From left: Julia Sun, co-founder of Sticky Rice Love, with volunteers Ivan Ho and Miki So. Photo: Nora Tam

Sticky Rice Love offers a forum for under-25s to discuss their sexual problems

Online platform bridges gap in sex education

Will I get pregnant if I run a red light?" This is a question written in Chinese posted on Sticky Rice Love, an online sex education platform for local youth. The question has nothing to do with driving; it is youthful slang for whether it is possible to become pregnant during menstruation.

Julia Sun Wai-han, 23, is the director of the site, which publishes articles about sex and hosts a forum for people under 25. It's filling a gap in sex education for this age group, who can ask questions they don't feel comfortable asking their parents, teachers or friends.

Anyone can post questions, and do so anonymously. A volunteer from Sticky Rice Love, who will have received some basic training in sexual health matters, will promptly write a response.

The forum is moderated by two Hong Kong-licensed sex therapists, one of whom is also a Caritas Hong Kong social worker. According to Sun, the forum has about 1,000 hits, and three to four new questions each week. The website also periodically publishes articles by volunteers about sex and love.

Sticky Rice Love is the translation of the name of a Chinese glutinous rice ball dessert. The premise is that talking about sex and relationships should be as common as talking about food.

Sun co-founded Sticky Rice Love last July with a partner based in Britain, after graduating from Chinese University. The social enterprise now has 15 volunteers. These include working professionals, and students at secondary and university level.

"Our mission is to empower young people to make their own decisions regarding sex and love," says Sun, who also works as a teaching assistant.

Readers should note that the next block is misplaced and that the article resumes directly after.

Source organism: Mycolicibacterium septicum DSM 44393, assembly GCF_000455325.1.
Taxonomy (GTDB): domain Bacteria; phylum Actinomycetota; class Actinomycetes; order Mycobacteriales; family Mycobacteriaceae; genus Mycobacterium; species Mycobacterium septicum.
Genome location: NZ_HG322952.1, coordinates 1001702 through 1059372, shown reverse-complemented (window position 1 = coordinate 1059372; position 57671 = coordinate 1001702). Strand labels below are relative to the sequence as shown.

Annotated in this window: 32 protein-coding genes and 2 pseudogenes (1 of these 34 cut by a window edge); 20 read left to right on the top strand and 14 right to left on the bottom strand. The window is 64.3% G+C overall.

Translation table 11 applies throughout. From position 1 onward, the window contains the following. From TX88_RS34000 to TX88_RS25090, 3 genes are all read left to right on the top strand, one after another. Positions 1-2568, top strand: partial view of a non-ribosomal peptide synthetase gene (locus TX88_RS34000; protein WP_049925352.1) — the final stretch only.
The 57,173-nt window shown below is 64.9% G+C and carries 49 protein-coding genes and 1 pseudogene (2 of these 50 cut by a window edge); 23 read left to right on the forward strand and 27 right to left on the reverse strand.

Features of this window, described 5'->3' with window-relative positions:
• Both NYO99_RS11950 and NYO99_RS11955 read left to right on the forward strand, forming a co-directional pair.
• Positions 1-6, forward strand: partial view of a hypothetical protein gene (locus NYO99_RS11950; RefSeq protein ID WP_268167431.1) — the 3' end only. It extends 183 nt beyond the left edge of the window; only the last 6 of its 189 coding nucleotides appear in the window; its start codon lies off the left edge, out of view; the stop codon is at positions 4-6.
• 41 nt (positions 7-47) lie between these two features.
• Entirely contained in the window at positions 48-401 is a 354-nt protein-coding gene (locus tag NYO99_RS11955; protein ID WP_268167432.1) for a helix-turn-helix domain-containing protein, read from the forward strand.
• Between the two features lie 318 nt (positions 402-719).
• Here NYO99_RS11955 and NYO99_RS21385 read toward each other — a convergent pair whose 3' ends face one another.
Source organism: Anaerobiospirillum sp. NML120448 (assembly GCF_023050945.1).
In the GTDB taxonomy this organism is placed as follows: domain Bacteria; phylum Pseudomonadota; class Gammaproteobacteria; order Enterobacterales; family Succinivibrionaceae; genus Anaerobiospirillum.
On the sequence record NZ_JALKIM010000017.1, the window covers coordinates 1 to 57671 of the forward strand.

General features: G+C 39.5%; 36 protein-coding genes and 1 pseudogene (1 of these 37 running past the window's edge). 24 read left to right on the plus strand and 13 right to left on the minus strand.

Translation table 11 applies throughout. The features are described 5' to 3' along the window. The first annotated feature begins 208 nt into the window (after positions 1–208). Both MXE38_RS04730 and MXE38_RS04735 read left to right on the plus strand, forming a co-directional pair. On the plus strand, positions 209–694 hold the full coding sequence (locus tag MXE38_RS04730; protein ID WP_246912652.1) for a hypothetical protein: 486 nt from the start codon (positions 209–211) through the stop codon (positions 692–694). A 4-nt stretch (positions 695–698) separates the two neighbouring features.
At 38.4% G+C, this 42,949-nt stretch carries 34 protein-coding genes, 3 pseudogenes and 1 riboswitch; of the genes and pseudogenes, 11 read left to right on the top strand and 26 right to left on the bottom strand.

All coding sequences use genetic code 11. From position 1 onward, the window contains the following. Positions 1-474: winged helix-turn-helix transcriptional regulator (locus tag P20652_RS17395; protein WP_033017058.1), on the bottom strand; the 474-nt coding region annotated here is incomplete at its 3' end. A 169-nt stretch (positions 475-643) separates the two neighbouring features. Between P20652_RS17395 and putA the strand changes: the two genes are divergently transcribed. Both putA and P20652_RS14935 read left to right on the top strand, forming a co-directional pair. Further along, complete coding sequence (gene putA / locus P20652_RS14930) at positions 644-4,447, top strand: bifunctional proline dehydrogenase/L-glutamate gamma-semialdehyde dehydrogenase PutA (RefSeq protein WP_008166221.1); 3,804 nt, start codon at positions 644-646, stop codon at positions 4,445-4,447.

The forum promotes neither sexual activity nor abstinence, but seeks to empower the individual to consider the physical, social or emotional consequences of their options.

But Sticky Rice Love does speak out against illegal or non-consensual activity.

Sun had been interested in issues of sex and love for a few years. She realised how pertinent this was when some friends had abortions and suffered emotionally as a result.

The site does not try and supplant the role that parents and schools have to play in promoting healthy values in sex and relationships. Instead, it offers a platform for young people to talk about such issues with their peers, who can offer support and help them make well-informed decisions.

The Family Planning Association of Hong Kong supports Sticky Rice Love by providing volunteers with training in sexual health.

Grace Lee Ming-ying, the association's education manager, says Sticky Rice Love will benefit sex education in Hong Kong in general. "If parents and teachers read the questions on the forum, they will understand the questions young people today are asking."

The association's 2011 Youth Sexuality Study surveyed 1,223 people aged 18 to 27. Out of 70 people who said they'd had sex in the previous six months and sought advice on contraception, 64 per cent of males and 52 per cent of females said they learned from friends, while 59 per cent of males and 33 per cent of females said they learned from the internet.